I am reblogging this from Live Dead. I wonder how many Christians are really concerned about the truly sick? The Church should be a hospital for the sick and dying, and Christians everywhere should be rescuing those stumbling toward an eternity separated from God.
In a distant land of the decaying, I happened upon a hospital. There were many pseudo-hospitals, clinics and traditional healers scattered in the shadow of its mighty walls, but a quick inspection proved them dirty and inadequate.
I made my way into the hospital via a backdoor and climbed the stairwell to the top floor. I pushed the door open to the children’s ward and was repulsed by the smell. Children crowded three to a crib. Few if any of them diapered, and it was obvious they had wallowed in their own filth for some time. A cacophony of desperate tears erupted at my entrance. Infants with open lesions lifted their hands in desperate appeal. Others could not muster the strength to stretch out their weakened limbs and simply stared at me with a dull look.
I realized I needed to find the medical staff quickly and ran from the room to do so. Running down the stairs three at a time, I raced to the ward on the floor below me. I rushed in only to stop suddenly at its silence. The ward seemed to stretch interminably. Row after row of the aged stretched out like merging railroad tracks in the distance. They lay there mute and hopeless. On the horizon of that hall I thought I saw a solitary physician, but I would not swear it if under oath. I numbly spun on my heel and continued my search for doctors.
Floor after floor I descended the building and entered ward after ward that burst with the ill and wounded, largely absent of any healers. The horribly burned, maimed and suffering tossed listlessly on filthy sheets vainly waiting for medicine, comfort or cleaning.
I finally arrived on the ground floor. My pace had slowed to a walk by a mounting sense of despair. As I pushed open the ward door, I was smacked in the face by beauty. Fragrant smells wafted from freshly arranged flowers. Soothing music slipped from hidden speakers. The floor gleamed as if recently polished; bright sunshine beamed in the picture windows.
Hospital beds contained patrons smiling in comfort. Some were in critical condition while others appeared only to have minor abrasions or slight temperatures. The puzzling thing about the ward, however, was its activity. Hoards of doctors raced around like frenzied ants. Nurses, technicians and medical assistants jockeyed for elbowroom around each bed. As new patients trickled in, they were practically devoured by aggressive physicians, desperately trying to pull them to the empty bed of their responsibility. Patients seemed over medicated and triple bandaged.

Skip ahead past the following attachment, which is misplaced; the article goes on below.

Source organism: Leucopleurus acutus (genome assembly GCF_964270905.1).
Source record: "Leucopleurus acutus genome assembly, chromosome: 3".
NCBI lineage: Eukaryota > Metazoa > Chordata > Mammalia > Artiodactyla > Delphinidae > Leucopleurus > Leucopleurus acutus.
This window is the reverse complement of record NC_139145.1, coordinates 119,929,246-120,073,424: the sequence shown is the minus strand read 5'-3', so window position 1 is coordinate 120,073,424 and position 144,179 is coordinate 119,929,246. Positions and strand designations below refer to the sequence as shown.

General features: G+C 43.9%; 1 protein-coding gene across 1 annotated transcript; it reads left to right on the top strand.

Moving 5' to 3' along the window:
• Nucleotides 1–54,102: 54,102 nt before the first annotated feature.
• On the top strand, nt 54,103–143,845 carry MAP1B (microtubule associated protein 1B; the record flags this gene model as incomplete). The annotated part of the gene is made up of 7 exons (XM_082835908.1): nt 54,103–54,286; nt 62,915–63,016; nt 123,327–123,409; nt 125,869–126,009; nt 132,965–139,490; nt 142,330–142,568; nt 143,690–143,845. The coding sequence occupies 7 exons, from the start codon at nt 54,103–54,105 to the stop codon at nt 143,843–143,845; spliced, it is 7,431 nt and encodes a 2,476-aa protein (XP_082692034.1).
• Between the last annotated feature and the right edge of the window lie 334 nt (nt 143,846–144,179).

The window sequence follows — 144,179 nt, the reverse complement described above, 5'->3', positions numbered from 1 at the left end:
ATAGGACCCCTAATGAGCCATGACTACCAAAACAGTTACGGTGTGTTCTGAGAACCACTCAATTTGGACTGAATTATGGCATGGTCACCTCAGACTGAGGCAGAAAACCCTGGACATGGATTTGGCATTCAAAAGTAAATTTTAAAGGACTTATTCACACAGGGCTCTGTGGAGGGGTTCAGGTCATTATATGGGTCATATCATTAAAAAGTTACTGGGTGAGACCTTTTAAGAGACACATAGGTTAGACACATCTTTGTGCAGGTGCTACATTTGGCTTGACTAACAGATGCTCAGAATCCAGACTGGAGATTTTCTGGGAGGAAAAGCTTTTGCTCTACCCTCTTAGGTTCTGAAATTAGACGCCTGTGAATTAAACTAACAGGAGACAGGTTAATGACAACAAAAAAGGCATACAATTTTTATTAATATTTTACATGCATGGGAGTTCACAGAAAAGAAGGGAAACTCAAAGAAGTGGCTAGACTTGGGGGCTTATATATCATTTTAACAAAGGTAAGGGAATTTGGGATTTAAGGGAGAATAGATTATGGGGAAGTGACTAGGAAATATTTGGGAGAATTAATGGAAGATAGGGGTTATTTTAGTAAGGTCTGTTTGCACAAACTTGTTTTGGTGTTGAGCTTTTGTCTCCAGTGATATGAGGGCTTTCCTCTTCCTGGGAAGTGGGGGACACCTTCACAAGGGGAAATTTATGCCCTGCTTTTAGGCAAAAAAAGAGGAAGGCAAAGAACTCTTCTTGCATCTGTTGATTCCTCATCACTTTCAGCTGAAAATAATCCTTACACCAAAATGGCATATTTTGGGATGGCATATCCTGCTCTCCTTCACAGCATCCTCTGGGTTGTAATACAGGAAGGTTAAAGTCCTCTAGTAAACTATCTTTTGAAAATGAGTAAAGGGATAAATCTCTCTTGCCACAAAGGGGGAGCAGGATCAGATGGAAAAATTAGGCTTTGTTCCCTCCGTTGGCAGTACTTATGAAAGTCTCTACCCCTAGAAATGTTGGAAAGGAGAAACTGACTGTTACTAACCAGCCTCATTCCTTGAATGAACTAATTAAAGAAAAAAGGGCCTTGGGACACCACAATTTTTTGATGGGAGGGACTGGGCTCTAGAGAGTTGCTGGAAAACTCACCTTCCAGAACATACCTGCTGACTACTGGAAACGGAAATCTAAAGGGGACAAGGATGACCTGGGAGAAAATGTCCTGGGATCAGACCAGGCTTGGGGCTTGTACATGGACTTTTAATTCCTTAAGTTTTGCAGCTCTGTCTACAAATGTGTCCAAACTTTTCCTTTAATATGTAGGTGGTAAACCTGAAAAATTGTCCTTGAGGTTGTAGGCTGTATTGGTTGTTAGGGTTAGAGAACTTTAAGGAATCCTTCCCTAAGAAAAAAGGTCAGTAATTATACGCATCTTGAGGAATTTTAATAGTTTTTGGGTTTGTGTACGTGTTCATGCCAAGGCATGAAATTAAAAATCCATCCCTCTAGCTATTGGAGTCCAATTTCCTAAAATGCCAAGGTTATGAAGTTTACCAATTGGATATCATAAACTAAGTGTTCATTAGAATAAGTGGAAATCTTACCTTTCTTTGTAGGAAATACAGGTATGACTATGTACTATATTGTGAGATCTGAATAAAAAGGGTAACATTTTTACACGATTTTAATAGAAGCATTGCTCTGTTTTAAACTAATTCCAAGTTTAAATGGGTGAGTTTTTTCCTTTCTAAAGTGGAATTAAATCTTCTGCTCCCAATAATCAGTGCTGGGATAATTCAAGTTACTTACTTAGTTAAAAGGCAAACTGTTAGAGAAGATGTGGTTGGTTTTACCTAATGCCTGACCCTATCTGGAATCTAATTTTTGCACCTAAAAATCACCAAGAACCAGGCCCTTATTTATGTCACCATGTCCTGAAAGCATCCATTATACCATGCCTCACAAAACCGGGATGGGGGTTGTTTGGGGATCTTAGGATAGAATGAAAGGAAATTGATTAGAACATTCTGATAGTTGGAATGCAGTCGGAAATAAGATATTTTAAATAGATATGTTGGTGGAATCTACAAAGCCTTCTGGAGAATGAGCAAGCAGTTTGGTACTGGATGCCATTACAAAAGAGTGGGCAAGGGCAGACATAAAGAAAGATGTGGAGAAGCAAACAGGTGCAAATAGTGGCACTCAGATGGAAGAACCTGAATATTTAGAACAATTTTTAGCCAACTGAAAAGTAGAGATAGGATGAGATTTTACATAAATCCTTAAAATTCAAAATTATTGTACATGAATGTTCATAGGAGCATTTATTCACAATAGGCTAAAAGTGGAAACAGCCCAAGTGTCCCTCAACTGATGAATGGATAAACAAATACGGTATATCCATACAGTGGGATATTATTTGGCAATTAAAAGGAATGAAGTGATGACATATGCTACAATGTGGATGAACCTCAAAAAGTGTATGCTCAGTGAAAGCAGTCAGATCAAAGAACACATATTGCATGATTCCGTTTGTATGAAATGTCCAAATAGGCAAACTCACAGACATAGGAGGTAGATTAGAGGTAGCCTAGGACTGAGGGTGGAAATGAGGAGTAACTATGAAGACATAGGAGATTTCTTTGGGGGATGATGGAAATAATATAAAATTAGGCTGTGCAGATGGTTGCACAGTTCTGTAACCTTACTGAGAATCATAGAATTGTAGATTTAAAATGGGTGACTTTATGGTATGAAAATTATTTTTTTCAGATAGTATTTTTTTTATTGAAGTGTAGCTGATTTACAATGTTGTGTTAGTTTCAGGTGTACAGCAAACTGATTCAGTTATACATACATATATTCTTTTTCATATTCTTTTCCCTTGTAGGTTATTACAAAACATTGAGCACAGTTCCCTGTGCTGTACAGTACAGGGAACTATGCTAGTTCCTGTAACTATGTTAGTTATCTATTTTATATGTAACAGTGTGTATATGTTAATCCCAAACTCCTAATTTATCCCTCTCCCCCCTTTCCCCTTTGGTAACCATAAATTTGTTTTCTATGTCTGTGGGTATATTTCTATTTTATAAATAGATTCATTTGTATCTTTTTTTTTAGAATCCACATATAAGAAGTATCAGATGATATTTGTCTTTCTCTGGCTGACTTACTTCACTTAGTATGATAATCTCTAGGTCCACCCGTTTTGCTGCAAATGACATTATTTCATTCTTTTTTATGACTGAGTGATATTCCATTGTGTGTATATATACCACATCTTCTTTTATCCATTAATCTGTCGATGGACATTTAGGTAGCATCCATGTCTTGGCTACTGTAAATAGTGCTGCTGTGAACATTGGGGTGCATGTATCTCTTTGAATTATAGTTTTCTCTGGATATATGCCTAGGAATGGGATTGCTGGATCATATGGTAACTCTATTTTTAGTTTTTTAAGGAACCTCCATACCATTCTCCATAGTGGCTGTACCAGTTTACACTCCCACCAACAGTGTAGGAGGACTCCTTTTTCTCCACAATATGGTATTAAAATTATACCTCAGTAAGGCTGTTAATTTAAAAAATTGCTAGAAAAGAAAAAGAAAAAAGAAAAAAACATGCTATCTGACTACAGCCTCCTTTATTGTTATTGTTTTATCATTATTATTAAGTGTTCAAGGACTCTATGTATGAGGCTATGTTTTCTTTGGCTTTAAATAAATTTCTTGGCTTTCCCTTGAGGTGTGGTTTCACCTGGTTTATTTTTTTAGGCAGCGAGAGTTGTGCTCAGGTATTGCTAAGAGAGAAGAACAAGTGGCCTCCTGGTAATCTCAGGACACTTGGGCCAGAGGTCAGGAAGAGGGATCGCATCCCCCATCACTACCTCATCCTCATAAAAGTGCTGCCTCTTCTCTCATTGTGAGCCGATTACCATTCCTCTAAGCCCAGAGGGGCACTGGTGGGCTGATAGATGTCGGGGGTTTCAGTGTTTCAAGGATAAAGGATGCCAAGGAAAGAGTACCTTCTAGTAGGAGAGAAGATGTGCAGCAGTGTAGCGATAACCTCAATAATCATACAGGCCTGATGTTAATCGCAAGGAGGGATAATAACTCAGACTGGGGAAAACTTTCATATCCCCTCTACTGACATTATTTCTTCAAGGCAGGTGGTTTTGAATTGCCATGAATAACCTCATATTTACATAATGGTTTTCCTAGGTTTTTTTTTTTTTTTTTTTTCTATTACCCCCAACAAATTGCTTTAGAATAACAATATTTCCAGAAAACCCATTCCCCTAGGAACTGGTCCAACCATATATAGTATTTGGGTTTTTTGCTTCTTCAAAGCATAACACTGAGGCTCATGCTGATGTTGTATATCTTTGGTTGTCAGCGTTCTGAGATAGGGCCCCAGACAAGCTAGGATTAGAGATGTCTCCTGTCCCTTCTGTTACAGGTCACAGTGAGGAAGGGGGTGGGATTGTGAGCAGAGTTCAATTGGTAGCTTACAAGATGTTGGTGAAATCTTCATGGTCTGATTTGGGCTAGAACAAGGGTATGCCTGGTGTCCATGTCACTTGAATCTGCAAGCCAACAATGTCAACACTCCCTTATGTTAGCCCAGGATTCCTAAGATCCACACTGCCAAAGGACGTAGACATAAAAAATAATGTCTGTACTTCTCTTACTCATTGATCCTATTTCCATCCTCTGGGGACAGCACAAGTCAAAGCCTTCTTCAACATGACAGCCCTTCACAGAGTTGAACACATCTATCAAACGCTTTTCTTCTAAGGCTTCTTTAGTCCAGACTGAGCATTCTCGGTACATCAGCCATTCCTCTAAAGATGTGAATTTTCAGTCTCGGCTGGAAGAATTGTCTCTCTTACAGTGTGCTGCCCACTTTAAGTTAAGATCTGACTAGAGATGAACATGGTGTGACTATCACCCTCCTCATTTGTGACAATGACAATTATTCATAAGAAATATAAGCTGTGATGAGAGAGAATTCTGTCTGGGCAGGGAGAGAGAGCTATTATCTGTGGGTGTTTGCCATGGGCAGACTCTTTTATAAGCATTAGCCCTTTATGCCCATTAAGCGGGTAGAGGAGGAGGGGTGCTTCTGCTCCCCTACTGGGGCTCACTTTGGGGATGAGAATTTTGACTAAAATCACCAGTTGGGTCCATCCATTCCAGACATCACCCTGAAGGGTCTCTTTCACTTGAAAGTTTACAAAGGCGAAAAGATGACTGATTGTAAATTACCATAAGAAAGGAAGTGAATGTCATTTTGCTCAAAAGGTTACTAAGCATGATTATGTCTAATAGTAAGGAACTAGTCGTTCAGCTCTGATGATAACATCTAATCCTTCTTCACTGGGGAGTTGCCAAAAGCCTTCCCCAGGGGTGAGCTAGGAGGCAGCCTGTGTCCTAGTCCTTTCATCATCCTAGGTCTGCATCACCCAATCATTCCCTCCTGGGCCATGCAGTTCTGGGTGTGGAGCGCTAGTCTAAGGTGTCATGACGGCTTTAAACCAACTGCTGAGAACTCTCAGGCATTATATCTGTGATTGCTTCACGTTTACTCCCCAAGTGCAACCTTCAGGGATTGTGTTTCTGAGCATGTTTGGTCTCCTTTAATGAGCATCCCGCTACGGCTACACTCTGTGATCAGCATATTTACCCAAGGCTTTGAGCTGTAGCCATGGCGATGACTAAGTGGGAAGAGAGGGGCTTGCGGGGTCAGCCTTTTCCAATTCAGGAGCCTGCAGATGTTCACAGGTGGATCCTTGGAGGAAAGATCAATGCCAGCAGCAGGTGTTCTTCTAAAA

I stopped a physician hurtling by me to join a throng of thirty gathered around one young man who had cut himself shaving. “Please, could you come with me?” I asked. “There are desperately sick patients on the upper floors!” “I would love to,” he replied, “but I have not been called to those floors.”
Another doctor bumped into me as she vainly tried to join a team who argued about who would get to operate on an ingrown fingernail. “Please, ma’am, it is urgent that we have more doctors upstairs,” I pleaded. She scalded me with her eyes, “Can you not see that there are sick people here as well?” I could of course, and I was not suggesting that all the doctors transfer, but couldn’t one or two?
I drifted towards another bustling group who gathered around a pleasant man explaining just how he would like his tummy tightened. “Excuse me, sir,” I asked one of the short doctors who struggled to see over the shoulders of those in front of him, “Could you possibly come help out on a needy floor?” He winced a little and muttered, “You know, I wish I could, but I am not cut out for that kind of stuff. I am glad you can do it, but…well…you know…I just can’t.” And he scuttled off to join a dozen doctors who were reading the chart of a nearby soul.
I tried several more times but was continually rebuffed. Every reason had a measure of truth. Every reason went further to ensure that those struggling for life on the floors above us would certainly die.
I climbed slowly back up the stairs. The music receded, the lovely fragrance faded. The hustle and bustle of clean, intelligent, capable doctors faded into the silence of desperation. I walked with a heavy heart down the silent halls of the neglected. I could not understand it.
I paused to hold the hand of a sufferer, and my tears joined his in anguished refrain. He took one last fragile breath. His eyes framed one last question. And then he passed into the ranks of the damned.